“I’m honored to be able to recognize the accomplishments of women in Florida. These three inductees’ achievements, along with countless other trailblazing women, have laid a strong foundation for future generations to build on and continue reaching new heights,” stated Florida Attorney General Ashley Moody. “We are all grateful for the contributions they have made while advancing our state and making history.”

The ceremony included an evening of honor with remarks from Florida Attorney General Ashley Moody; Todd Powell, Florida Chamber Foundation; Pamela Rauch, Florida Power & Light; Mark Wilson, Florida Chamber of Commerce and Commissioners from the Florida Commission on the Status of Women. Joined by family and friends, the Hall of Fame celebrated the inductees with commemorative videos and remarks about the legacy of accomplishments and the contributions each made to the lives of people across Florida.

Anchored with an induction ceremony led by the Commission, the inductees received replicas of the plaques to be placed on the Hall of Fame wall in the Florida Capitol Rotunda, as well as an American flag that flew over the United States Capitol in the inductees’ honor.

“The Florida Commission on the Status of Women, in the true spirit of celebration, is proud to honor these outstanding women who have had such a meaningful impact on our state and its history,” said Commission Chair Lady Dhyana Ziegler, Ph.D., DCJ. “This year marks the thirty-seventh year of the Florida Women’s Hall of Fame and the Commission is proud to ensure that the stories of Florida women will be shared for future generations.”

Florida Governor Ron DeSantis selected the new Hall of Fame members from a group of 10 nominees chosen by the Florida Commission on the Status of Women.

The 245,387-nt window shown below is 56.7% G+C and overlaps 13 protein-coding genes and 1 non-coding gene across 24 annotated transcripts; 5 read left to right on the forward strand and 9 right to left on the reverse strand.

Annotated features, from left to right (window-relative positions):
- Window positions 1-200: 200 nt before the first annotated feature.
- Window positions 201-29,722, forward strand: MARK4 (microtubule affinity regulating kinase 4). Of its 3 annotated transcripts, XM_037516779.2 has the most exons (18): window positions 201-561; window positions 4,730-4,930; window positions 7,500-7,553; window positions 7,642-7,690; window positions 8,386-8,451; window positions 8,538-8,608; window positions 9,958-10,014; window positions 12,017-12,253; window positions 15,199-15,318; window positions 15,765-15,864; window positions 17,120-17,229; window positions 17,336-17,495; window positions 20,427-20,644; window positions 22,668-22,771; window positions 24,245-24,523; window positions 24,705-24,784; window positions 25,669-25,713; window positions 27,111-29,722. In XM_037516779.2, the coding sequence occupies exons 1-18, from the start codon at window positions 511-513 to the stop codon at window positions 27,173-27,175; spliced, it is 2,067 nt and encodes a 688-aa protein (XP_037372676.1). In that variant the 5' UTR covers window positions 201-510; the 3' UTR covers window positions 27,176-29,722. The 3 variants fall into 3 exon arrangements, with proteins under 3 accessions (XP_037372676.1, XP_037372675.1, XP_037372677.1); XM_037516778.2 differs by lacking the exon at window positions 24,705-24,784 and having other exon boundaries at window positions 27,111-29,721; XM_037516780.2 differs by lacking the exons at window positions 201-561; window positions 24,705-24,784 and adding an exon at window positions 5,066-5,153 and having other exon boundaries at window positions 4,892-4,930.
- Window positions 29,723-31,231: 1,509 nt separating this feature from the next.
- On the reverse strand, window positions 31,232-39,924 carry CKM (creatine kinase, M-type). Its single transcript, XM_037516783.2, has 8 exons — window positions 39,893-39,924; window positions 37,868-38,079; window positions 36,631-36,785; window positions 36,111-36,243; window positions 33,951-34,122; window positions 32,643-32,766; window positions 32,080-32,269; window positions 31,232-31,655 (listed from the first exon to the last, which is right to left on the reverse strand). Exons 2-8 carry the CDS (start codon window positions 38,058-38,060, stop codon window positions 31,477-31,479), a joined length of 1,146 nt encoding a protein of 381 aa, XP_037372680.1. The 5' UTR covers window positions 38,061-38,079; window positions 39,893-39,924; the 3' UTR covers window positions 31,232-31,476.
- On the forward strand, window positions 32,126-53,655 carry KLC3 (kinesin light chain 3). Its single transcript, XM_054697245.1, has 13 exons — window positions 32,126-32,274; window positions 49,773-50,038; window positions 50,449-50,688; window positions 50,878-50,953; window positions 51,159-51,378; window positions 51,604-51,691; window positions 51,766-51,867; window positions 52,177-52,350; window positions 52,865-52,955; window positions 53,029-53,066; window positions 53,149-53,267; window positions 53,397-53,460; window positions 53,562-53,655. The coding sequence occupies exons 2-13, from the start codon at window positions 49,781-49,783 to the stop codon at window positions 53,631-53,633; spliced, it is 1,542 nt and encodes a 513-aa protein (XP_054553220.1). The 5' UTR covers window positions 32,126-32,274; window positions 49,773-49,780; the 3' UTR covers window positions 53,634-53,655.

Since its inception in 1982, the Hall of Fame has recognized and honored Florida women that made significant contributions to the improvement of life for all state citizens. Some of the notable inductees include former U.S. Attorney General Janet Reno, singer Gloria Estefan, internationally-honored tennis athletes Chris Evert and Althea Gibson, pilot Betty Skelton Frankman, Bethune-Cookman College founder Mary McLeod Bethune, Congresswomen Ileana Ros-Lehtinen, Carrie Meek, Tillie Fowler and Ruth Bryan Owen; Florida Trend Publisher Lynda Keever, and Everglades advocate and suffragist Marjory Stoneman Douglas.

“Being selected to enter the Florida Women’s Hall of Fame is an honor and privilege,” said Dr. Judy Bense, President-Emeritus and Professor of Anthropology/Archaeology at the University of West Florida. “I have been asked to join a very special group of incredibly accomplished women who exemplify the very highest of achievements. As an archaeologist, I have discovered and shared Florida’s rich heritage my entire career at the University of West Florida where I had the privilege of being President. As a native of the panhandle, this honor is especially meaningful.”

For the third consecutive year, the Hall of Fame ceremony became part of the Florida Chamber’s Future of Florida Forum. The centralized location and expanded celebration presented a great opportunity to recognize the many ways women’s history is woven into the fabric of Florida and the United States in a more meaningful way.

“The legacy of the 2019 Women’s Hall of Fame inductees have inspired others to dream more, learn more and do more, and the Florida Chamber of Commerce proudly solutes their leadership and lifetime of accomplishments,” said Mark Wilson, President and CEO, Florida Chamber of Commerce.

This year’s inductees join current members on the walls of the Florida Capitol. Visitors can view all the Hall of Fame members immortalized on plaques in the Capitol Rotunda or on the Florida Women’s Hall of Fame website by visiting FLWomensHallOfFame.org.